S. African hemp firm moves into MMJ

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An exclusive initiative studying hemp for South Africa is transitioning into a medicinal marijuana enterprise as it moves forward with a plan to sell a 60% interest to Montreal, Canada-based LGC Capital.

South Africa’s House of Hemp is pursuing a deal with LGC and another South African company; the partners plan research, cultivation and commercial production of medical cannabis, LGC indicated in a recent update on the deal. LGC, which is traded on the Canadian TSX Venture Exchange, is entering a 50-50 partnership with SA farm transport firm AfriAg to do the deal with House of Hemp.

House of Hemp abandoning . . . hemp?

House of Hemp is owned by Dr. Thandeka Ruth Kunene, whose firm has been the only entity to conduct hemp trials in South Africa based on an exclusive license for growing and processing it received in 2010, and which expired last April. She came under sharp criticism from some South African hemp stakeholders last year over an industry feasibility study the stakeholders said was lacking.

“She’s inhibited progress and dealt in exclusivity and secrecy, without much to show for it,” one stakeholder told HempToday. “Where are the fields, jobs, industry? The only people who have benefited are the researchers, including her,” said another, adding: “Meanwhile it does look like our national hemp coordinator (Kunene) has jumped ship” from hemp to medical marijuana.

Indoor MJ growing facility

LGC, AfriAg and House of Hemp originally announced agreements July 18, 2017 to jointly develop a 424,000 sq. ft. indoor medical cannabis growing facility in the Dube TradePort AgriZone near Durban’s International Airport. The expansive agreements envision the partners setting up a “world class centre of excellence in KwaZulu-Natal (province) to conduct research, innovation and commercial training” up and down the medical cannabis value chain. The partners say the initiative has support from TIKZN, a local economic development agency, and from Dube TradePort, a special economic zone based in KwaZulu-Natal.

“Originally they pretended it was part of the hemp research but now with new legislation, they’re going full medical,” one SA cannabis stakeholder told HempToday. South Africa legalized cannabis use for medicinal purposes late last year, and this year is in the process of giving out its first industrial hemp permits.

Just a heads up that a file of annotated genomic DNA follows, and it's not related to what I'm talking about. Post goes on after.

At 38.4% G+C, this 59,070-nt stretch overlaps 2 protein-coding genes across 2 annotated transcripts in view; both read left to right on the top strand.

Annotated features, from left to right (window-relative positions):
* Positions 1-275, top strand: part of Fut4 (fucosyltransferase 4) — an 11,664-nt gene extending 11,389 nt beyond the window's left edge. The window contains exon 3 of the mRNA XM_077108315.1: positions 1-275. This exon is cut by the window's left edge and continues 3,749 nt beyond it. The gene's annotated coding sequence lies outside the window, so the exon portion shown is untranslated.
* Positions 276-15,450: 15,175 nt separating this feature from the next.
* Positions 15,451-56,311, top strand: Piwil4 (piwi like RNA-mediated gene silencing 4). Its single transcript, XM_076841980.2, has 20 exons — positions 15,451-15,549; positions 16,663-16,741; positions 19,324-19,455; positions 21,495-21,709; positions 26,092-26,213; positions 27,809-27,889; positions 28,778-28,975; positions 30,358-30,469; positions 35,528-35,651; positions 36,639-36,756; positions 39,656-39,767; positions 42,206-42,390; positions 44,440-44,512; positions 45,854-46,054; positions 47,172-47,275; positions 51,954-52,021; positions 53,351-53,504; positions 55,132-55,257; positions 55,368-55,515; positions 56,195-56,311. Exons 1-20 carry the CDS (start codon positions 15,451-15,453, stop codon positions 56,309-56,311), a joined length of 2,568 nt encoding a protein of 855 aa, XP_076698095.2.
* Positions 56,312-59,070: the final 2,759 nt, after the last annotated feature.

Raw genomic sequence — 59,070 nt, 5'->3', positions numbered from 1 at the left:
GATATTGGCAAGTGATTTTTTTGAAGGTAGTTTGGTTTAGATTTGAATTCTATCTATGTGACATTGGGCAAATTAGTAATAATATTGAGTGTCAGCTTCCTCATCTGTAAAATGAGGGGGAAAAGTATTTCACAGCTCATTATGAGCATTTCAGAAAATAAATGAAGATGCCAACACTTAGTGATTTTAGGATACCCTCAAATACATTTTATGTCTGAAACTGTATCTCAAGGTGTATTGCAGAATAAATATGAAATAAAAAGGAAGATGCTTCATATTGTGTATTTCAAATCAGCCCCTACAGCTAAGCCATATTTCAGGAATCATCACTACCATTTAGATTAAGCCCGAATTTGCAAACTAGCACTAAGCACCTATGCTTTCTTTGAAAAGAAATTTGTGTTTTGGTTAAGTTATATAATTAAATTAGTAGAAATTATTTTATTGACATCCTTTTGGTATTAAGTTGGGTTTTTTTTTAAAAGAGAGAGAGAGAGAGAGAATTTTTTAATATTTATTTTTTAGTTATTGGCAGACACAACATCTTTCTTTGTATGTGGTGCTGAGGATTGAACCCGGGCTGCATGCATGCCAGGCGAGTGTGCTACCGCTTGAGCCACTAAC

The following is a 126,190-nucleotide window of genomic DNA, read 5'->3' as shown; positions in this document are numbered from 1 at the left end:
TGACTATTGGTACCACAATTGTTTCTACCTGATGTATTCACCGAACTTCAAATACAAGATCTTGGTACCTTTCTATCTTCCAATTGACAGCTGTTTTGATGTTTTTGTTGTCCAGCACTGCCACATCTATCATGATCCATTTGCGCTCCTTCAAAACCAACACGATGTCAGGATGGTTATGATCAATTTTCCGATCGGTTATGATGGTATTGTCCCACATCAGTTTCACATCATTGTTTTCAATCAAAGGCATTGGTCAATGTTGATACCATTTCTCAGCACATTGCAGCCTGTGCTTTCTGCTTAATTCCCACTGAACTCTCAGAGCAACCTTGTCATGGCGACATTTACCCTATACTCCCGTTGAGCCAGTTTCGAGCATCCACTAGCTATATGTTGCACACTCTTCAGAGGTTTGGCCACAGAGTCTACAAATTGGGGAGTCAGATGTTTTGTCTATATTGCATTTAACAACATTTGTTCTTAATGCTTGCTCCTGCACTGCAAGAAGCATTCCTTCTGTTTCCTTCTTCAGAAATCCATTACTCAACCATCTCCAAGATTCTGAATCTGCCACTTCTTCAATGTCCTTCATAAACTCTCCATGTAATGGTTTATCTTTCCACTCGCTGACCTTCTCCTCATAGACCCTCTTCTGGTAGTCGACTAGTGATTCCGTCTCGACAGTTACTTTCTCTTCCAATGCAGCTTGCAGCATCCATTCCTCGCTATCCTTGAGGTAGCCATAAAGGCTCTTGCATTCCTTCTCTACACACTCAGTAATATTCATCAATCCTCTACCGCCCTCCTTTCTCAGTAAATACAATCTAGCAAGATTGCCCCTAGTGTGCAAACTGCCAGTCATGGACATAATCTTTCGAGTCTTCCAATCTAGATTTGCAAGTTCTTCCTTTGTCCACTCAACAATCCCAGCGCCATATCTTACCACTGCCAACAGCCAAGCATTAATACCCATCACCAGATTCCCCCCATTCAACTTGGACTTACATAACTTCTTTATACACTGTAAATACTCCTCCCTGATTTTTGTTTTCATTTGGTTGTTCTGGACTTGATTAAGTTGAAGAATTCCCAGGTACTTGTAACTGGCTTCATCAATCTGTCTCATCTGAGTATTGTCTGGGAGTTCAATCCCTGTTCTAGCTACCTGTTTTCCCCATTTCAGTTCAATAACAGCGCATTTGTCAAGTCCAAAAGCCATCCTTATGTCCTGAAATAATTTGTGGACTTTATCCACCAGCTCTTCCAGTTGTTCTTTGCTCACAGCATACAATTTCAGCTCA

Connections to Zuma government?

The pending deal also has drawn criticism from some in South African cannabis circles who claim the venture will benefit only foreign investors and those with close connections to President Jacob Zuma.

Critics singled out J. Paul de Robillard, owner of AfriAg, LGC’s partner on the deal, who has been mentioned in connection with corruption claims around the Zuma government. De Robillard has been identified with a cigarette-smuggling scheme outlined in “The President’s Keepers,” a bombshell book about high-level corruption in South Africa by well-known investigative journalist Jacques Pauw that was released last October. De Robillard has not been charged with any crimes in South Africa. Pauw was almost immediately charged by the South African Security Agency over claims made in the book. A fund to assist Pauw with his legal battles has been set up by Media Monitoring Africa, an NGO that supports journalists.

Government security

South African cannabis advocates also are questioning a plan under which SA government law enforcement officials would provide security for the Dube TradePort cannabis facility – a plan that LGC CEO John McMullen touted in a promotional video last autumn.

“While thousands of South African citizens continue to be arrested daily for cannabis possession, a multi-million dollar deal has been struck with a Canadian company to legally produce cannabis in SA,” long-time activist and lobbyist William Wallace wrote on his blog, The High Co. “All while under the protection of government and state security muscle.”

LGC and AfriAg say their due diligence on House of Hemp is “progressing well and on track,” while they also work to secure the necessary permits from the South African government to start production.

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